Painter and animator Oskar Fischinger created dynamic and seminal works of "visual music" that influenced Walt Disney, Mary Ellen Bute and many others. After meeting and becoming inspired by German avant-garde filmmaker Walter Ruttmann, Fischinger began producing short experimental works in 1920s Germany before coming to Hollywood in the '30s and working abortively for Paramount, MGM, and Disney, including concepts for
Fantasia. His funding petered out in the '50s and he concentrated on a prolific career on canvas.
The Center for Visual Music in Los Angeles, which owns Fischinger's films and papers and has been working to restore many of the films, has just released a new DVD on his works. Oskar Fischinger: Visual Music serves as a follow-up to their 2006 release Oskar Fischinger: Ten Films. Let's glance at that previous volume before turning our attention to the newbie.
Oskar Fischinger: Ten Films
Ten Films is a reasonably wonderful disc, though if you Play All, you only get seven films running about 50 minutes. These show a progression from two films of black and white spirals without sound (dating from the '20s) to the addition of a classical music soundtrack in the third film. Then come dazzling colors in rapidly shifting combinations of geometries, sometimes employing the Gasparcolor technique Fischinger helped develop in Germany. The highlight of the German period is the 1934 color work Kreise (Circles), essentially an advertising film, though an especially hallucinatory one.
His American work includes
Allegretto (1943), his colored revision of an abstract film originally created for Paramount but not used by them. Again, these are dazzling abstract colors and shapes set to music. The 1942 epic Radio Dynamics, conceived to play silent, is described so intoxicatingly by Jonathan Rosenbaum that we can but quote him: "a luscious and pulsating visual music that's simply too rich to be encapsulated as a Klee or a Kandinsky in a constant state of becoming, even if it fleetingly suggests such a conceit. Instead it's a visual music so generous, plentiful, joyful, and alive it finally makes musical accompaniment superfluous."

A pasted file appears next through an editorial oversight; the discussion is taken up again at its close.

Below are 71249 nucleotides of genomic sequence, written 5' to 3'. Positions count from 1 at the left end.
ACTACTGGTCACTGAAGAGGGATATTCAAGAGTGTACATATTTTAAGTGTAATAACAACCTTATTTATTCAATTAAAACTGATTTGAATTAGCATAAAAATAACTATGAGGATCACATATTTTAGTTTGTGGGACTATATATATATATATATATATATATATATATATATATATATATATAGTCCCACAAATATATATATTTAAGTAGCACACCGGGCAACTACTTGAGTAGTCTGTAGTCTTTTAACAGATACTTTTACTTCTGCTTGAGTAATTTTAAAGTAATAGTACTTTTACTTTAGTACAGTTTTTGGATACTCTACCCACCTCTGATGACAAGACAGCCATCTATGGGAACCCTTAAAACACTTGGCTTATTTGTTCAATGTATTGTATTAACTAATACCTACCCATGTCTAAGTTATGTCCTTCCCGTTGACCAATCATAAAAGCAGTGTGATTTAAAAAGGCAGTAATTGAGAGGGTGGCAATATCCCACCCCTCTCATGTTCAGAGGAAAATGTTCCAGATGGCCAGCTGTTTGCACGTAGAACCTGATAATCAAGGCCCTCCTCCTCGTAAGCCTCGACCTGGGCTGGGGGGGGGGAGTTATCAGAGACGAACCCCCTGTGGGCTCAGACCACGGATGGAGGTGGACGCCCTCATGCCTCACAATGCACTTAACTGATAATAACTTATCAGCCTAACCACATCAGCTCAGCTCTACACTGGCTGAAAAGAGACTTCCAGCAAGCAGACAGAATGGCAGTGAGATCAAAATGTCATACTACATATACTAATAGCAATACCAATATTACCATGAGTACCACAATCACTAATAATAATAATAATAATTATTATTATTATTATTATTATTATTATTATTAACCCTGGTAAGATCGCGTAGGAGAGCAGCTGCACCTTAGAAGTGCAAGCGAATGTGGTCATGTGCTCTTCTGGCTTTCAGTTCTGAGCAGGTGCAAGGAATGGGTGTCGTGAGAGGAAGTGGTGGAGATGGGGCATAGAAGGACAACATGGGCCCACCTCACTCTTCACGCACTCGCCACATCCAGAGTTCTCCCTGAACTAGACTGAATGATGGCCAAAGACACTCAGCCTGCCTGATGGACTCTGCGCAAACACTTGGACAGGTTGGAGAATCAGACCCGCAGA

The culminating film is Motion Painting No. 1 (1947), which must have taken a long time to shoot. It presents one-still-at-a-time documentation of brushstrokes on glass to J.S. Bach's 3rd Brandenberg Concerto as the paint spins circles and new colors cover the old. It's beautiful, a perfect match of music and abstract image, and it foreshadows Henri-Georges Clouzot's The Mystery of Picasso (1956), which also followed the creation of a painting on glass in front of the camera.
The other three films out of the ten are in the Special Features and represent earlier 1920s experiments. One film is a compilation of photographed wax cuttings that mold and reshape themselves very slowly. Another film consists of rapid edits of live photography of a walking trip from Munich to Berlin, so that we see flashes of people, buildings, animals, trees, etc. Perhaps the most creative and exhausting film of the trio features squishy amorphous silhouette animation of two endlessly morphing men who twist into mad Basil Wolverton creatures in a violent and strangely erotic way.
Oskar Fischinger: Visual Music
The new disc also features a bonus section with several minutes of miscellaneous experimental material -- colors, waxes, pixillations and home movies -- from his German and American phases. These bonuses include one commercial release: the 1924 Pierrette 1, which consists of traditional hand-drawn animation that looks rotoscoped, and which tells a circular, surreal anecdote of a romantic triangle between two men and a woman of the commedia dell'arte school. This work drops in fragments of live-action imagery, or at least photographs of the real actors, in a manner reminiscent of Disney's early Alice in Cartoonland shorts.